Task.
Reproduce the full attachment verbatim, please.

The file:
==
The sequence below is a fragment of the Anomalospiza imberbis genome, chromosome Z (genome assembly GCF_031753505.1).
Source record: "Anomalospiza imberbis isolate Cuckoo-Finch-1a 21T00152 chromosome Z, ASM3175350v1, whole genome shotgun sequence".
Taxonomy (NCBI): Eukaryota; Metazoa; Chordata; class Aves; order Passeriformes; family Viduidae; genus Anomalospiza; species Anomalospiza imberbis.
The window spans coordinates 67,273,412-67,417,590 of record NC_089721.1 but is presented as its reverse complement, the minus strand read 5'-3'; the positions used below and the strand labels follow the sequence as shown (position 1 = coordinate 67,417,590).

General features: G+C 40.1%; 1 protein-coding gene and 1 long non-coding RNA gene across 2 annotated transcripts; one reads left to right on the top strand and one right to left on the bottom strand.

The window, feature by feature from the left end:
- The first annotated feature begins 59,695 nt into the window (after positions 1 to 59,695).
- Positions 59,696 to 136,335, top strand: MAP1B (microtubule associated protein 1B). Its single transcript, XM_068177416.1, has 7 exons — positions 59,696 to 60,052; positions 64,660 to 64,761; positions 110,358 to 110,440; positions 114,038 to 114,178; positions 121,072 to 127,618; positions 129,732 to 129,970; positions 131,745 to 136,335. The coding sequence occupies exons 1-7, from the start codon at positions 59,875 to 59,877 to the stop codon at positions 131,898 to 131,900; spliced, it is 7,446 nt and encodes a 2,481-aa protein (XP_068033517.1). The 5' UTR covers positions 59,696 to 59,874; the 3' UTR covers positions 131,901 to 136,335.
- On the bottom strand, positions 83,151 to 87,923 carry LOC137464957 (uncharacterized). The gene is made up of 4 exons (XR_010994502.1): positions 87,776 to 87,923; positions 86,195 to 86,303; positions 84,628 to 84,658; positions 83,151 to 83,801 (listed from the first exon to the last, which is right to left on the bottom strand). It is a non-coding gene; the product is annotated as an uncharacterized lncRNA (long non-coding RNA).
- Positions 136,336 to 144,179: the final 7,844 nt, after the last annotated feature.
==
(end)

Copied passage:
The sequence below is a fragment of the Anomalospiza imberbis genome, chromosome Z (genome assembly GCF_031753505.1).
Source record: "Anomalospiza imberbis isolate Cuckoo-Finch-1a 21T00152 chromosome Z, ASM3175350v1, whole genome shotgun sequence".
Taxonomy (NCBI): Eukaryota; Metazoa; Chordata; class Aves; order Passeriformes; family Viduidae; genus Anomalospiza; species Anomalospiza imberbis.
The window spans coordinates 67,273,412-67,417,590 of record NC_089721.1 but is presented as its reverse complement, the minus strand read 5'-3'; the positions used below and the strand labels follow the sequence as shown (position 1 = coordinate 67,417,590).

General features: G+C 40.1%; 1 protein-coding gene and 1 long non-coding RNA gene across 2 annotated transcripts; one reads left to right on the top strand and one right to left on the bottom strand.

The window, feature by feature from the left end:
- The first annotated feature begins 59,695 nt into the window (after positions 1 to 59,695).
- Positions 59,696 to 136,335, top strand: MAP1B (microtubule associated protein 1B). Its single transcript, XM_068177416.1, has 7 exons — positions 59,696 to 60,052; positions 64,660 to 64,761; positions 110,358 to 110,440; positions 114,038 to 114,178; positions 121,072 to 127,618; positions 129,732 to 129,970; positions 131,745 to 136,335. The coding sequence occupies exons 1-7, from the start codon at positions 59,875 to 59,877 to the stop codon at positions 131,898 to 131,900; spliced, it is 7,446 nt and encodes a 2,481-aa protein (XP_068033517.1). The 5' UTR covers positions 59,696 to 59,874; the 3' UTR covers positions 131,901 to 136,335.
- On the bottom strand, positions 83,151 to 87,923 carry LOC137464957 (uncharacterized). The gene is made up of 4 exons (XR_010994502.1): positions 87,776 to 87,923; positions 86,195 to 86,303; positions 84,628 to 84,658; positions 83,151 to 83,801 (listed from the first exon to the last, which is right to left on the bottom strand). It is a non-coding gene; the product is annotated as an uncharacterized lncRNA (long non-coding RNA).
- Positions 136,336 to 144,179: the final 7,844 nt, after the last annotated feature.